The Mangrove Tree
Planting Trees to Feed Families

(2011) Lee & Low Books
by Susan L. Roth and Cindy Trumbore
collages by Susan L. Roth
(also available in Korean)

 
 

• 2011 Growing Good Kids Award
• Eureka! Award, 2012 Gold Winner
• ALA Notable Children's Book
• Jane Addams Children's Book Award
• Orbis Pictus Award for Outstanding Nonfiction, Honor Book
• Notable Children's Books, Smithsonian Magazine
• Green Earth Book Award
• Best Children's Books of the Year, Outstanding Title
• Notable Books for a Global Society
• "Choices" Award


"This moving depiction of ecological innovation centers on a project spearheaded by Dr. Gordon Sato to plant mangrove trees, which grow easily in salt water, in the village of Hargigo in the impoverished African nation of Eritrea. Graceful prose alternates with cumulative verse to relay the benefits that the trees provided for the community: "These are the fishermen/ Who catch the fish/ That swim in the roots,/ Of the mangrove trees." Resembling papier-mâché, Roth's textural mixed-media collages become increasingly lively as the new ecosystem flourishes. An extensive afterword, containing many photographs of Sato and the people of Hargigo, brings their hopeful story into sharp focus. Ages 6–11."
- starred review, Publishers Weekly




"This is a true story set in a small village in Eritrea. “The families used to be hungry./Their animals were hungry too./But then things began to change.../all because of a tree.” In poignant text that alternates between cumulative verse and prose, Roth and Trumbore describe how Dr. Gordon Sato, a Japanese-American cell biologist, helped to relieve poverty and famine by planting mangrove trees in salt water. Tended mainly by women, the trees flourished and multiplied, supplying food for animals and fish that, in turn, provided food for the people. Roth’s large paper and fabric textured collages first reveal a barren village that is then gradually transformed as pots of mangrove seedlings are transplanted and become abundant mangrove forests. Depictions of women in colorfully patterned long dresses and head scarves, shepherds in capes and head coverings, and children playing outside houses “made of cloth, tin cans, and flattened iron” convey a sense of place and culture. The cumulative poem ends with an introduction to and picture of the smiling scientist himself: “This is Gordon,/Whose greatest wish/Is to help.../By planting trees,/Mangrove trees,/By the sea.” A lengthy afterword contains additional information about Dr. Sato and photos of him working with the local people. Pair this inspiring story with Donna Napoli’s Mama Miti: Wangari Maathai and the Trees of Kenya (S & S, 2010) to spark discussion about how one individual can improve the lives of others.–Marianne Saccardi, formerly at Norwalk Community College, CT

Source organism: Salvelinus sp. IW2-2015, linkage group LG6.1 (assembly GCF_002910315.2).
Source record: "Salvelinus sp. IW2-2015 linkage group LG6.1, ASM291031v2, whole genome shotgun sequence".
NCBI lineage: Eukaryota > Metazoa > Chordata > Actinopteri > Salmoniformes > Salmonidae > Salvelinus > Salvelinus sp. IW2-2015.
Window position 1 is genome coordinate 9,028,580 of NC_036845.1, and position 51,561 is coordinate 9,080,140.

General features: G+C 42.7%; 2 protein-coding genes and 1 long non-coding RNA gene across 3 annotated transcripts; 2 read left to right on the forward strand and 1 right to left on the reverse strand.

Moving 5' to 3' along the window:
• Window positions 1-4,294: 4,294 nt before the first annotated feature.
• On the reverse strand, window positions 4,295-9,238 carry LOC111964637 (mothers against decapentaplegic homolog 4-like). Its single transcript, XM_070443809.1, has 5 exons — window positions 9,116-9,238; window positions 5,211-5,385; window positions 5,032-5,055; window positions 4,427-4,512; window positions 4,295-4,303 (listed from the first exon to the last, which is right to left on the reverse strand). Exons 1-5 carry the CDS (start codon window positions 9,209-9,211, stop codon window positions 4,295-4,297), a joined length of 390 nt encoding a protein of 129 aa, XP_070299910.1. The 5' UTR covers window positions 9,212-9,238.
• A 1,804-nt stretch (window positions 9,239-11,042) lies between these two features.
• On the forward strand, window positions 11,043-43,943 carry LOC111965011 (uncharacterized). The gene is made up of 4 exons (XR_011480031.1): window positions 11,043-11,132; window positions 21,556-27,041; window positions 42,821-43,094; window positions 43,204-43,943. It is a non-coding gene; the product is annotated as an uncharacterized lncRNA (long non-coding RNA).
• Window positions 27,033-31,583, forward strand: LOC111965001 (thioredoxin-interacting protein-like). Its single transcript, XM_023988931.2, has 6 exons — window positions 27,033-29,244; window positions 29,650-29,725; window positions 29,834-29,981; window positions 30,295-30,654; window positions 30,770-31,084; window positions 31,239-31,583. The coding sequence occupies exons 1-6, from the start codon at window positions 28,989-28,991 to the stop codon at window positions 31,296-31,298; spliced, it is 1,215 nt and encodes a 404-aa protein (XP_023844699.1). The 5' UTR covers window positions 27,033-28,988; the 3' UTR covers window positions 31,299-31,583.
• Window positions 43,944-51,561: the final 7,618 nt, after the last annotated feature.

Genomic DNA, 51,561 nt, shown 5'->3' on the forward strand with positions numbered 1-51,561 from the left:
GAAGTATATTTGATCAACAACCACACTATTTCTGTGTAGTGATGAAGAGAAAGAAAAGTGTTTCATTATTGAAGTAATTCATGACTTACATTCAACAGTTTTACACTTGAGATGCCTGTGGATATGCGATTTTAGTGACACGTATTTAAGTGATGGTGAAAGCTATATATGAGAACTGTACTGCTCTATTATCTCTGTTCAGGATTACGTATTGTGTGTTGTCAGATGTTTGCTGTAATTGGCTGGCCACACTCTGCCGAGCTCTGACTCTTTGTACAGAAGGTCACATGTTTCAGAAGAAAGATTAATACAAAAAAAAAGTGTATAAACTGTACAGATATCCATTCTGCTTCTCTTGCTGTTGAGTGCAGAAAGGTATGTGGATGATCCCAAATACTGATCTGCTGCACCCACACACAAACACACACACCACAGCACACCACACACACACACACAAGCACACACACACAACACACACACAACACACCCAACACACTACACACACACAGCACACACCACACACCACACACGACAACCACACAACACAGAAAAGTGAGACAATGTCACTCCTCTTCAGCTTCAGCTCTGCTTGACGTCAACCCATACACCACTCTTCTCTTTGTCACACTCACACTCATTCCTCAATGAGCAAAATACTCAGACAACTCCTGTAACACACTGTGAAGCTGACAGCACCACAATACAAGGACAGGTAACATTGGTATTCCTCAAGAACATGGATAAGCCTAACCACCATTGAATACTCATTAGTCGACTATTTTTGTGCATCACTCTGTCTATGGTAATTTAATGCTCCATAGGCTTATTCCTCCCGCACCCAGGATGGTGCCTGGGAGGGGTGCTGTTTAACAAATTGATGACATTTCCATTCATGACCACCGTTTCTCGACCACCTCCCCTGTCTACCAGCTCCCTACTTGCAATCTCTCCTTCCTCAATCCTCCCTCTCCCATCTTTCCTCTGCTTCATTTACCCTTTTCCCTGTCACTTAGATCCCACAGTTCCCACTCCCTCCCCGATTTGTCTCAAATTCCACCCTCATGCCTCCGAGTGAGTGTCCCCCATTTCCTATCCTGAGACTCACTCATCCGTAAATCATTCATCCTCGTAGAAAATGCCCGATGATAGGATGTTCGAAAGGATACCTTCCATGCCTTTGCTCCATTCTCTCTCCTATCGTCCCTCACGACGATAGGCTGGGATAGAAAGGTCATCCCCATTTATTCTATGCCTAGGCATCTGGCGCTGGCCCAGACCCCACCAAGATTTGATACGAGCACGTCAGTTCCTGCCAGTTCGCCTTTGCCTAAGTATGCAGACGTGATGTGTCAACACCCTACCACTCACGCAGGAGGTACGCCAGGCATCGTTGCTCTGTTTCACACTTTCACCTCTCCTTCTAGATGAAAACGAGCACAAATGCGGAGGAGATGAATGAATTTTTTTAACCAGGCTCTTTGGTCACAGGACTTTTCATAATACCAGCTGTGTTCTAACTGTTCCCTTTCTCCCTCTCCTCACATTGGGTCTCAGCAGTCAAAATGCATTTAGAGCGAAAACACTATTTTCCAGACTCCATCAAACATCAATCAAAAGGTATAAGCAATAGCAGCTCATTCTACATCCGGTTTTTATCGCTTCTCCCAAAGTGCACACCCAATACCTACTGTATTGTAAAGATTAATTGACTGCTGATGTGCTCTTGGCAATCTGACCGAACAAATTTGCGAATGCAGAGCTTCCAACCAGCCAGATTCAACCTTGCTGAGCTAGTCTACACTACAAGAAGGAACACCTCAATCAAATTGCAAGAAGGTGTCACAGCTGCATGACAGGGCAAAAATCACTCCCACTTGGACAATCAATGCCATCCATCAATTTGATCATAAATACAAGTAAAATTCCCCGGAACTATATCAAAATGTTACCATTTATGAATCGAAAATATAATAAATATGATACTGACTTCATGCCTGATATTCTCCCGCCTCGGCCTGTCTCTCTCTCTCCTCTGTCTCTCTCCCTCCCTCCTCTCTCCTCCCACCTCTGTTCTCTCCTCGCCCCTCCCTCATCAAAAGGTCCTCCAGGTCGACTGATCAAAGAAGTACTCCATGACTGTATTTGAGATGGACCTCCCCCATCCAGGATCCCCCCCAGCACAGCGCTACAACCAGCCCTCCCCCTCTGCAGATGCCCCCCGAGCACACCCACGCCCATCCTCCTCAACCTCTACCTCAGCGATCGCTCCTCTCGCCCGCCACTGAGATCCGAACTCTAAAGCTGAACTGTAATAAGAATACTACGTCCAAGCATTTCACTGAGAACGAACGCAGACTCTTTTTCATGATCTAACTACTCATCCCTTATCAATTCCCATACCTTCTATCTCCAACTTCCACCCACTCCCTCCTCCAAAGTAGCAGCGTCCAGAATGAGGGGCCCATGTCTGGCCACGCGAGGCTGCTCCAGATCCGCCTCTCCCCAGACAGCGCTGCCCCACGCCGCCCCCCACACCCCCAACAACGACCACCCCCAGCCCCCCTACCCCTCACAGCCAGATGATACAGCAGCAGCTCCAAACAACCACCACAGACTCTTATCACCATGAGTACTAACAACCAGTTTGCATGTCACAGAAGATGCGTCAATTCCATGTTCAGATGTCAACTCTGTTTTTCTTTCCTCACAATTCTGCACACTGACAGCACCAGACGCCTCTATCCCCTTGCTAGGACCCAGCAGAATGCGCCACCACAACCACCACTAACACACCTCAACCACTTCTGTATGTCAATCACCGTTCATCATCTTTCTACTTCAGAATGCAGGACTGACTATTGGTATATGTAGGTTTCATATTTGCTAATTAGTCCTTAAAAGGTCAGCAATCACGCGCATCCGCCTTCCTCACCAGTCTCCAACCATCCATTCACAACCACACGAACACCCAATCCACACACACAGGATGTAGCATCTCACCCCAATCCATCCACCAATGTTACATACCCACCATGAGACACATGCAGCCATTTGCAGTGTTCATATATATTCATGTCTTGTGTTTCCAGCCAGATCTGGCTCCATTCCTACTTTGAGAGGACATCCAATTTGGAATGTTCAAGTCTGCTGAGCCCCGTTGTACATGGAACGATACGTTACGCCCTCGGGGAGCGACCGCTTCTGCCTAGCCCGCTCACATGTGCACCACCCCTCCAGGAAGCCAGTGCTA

- starred review, School Library Journal



From an exhibit of the art from The Mangrove Tree in Flint, Michigan, at the Flint Institute of Art in May 2014 (where I also gave a lecture and directed a workshop for teachers):

From an exhibit of the art from The Mangrove Tree


Mangrove Tree
in Japanese:

Mangrove Tree

 

Mangrove Tree in Korean:

Mangrove Tree